Still in their twenties, the guys in Lifehouse have an impressive resume. Founding members Jason Wade and drummer Ricky Woolstenhulme Jr. met in Los Angeles and formed the band in the late 90s. Lifehouse released its smash debut No Name Face in 2000, which launched them to global stardom. Their breakout single "Hanging by a Moment" was the single most played radio track of 2001. Over the next few years – joined first by a replacement, bassist Bryce Soderberg and more recently by new member, guitarist Ben Carey - Lifehouse built upon that initial success. Combined album sales are over 5 million and Lifehouse singles have sold over 3 million copies online including number one hits "Hanging By a Moment" and "You and Me." Later Lifehouse singles "First Time," "Whatever It Takes," and "Broken" have also achieved major chart and sales success. From very early on, Lifehouse fans demonstrated a resilient loyalty to the band, so much so that several of the band's hits still maintain chart positions on iTunes, years after their initial release. The band also has a formidable online presence – their video streams are at 70 million and counting.
Lifehouse has always done well on radio, TV, and online, but just as impressive is their take-no-prisoners approach to touring. "We stayed out on the road for the last ten years," Jason says. "Even through the hard times we played four to six shows a week. We refused to disappear (laughs)!” When Lifehouse's fourth album Who We Are came out in the spring of 2007 it set the band on a near-relentless tour that should have pushed them to the brink of insanity. Instead, they hung out on days off and made the road a way of life. "We really love being on the road," Ricky says. "We enjoy playing live, feeling that energy. And when we have time off we have a good time doing whatever. We go to basketball and love to eat! I'm like the camp counselor – I track everything down and make all the plans. Even if they don’t want to go, they have to. I'm that guy."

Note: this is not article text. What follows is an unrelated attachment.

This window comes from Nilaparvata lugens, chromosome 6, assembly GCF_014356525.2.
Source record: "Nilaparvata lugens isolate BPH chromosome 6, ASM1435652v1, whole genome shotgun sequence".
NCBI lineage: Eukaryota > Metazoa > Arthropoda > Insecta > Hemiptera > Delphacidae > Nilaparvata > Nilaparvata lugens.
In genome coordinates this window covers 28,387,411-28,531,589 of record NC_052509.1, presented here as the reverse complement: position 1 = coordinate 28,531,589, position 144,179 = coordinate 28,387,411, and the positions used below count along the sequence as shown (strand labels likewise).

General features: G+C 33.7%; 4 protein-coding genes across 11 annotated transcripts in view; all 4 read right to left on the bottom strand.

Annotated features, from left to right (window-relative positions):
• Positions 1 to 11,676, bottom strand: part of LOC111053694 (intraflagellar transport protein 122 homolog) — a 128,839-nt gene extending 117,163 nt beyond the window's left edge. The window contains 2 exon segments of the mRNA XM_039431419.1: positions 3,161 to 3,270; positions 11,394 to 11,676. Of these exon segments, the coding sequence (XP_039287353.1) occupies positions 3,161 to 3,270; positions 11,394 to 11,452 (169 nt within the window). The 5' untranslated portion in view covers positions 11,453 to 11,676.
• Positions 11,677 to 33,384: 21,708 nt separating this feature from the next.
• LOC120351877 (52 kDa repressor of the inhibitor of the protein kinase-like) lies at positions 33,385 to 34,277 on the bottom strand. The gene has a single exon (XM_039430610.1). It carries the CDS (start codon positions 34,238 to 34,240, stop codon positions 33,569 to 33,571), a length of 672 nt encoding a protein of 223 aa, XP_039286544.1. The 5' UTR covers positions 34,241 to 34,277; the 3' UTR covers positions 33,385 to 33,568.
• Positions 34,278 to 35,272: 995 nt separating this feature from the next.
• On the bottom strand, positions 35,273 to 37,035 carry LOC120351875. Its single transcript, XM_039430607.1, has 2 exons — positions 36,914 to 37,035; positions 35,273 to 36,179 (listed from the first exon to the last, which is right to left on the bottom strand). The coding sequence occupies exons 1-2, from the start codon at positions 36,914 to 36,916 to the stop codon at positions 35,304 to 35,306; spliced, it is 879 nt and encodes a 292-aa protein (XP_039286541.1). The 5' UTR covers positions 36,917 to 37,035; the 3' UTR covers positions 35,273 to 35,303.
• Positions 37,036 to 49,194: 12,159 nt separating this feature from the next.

In the fall of 2008, when the band finally came off the road from supporting Who We Are, they were on a post-tour high and urgently wanted to bring that visceral live energy to the next album. So they got together with Jude Cole, the producer of Who We Are, and began working on new material both at Cole's Ironworks Studio and at Jason's recently built home studio, Castle View. But instead of putting themselves on their usual strict schedule, the band decided to take their time with this record. As a result, it was a real creative journey. "We knew we were in a good place where we could afford to stay off the road and keep the crew employed and happy, and basically just develop the band a little bit - go in a few different directions," Bryce explains. "We experimented with Americana, classic rock, pop - we tried a bunch of different styles, really growing even further as a band.”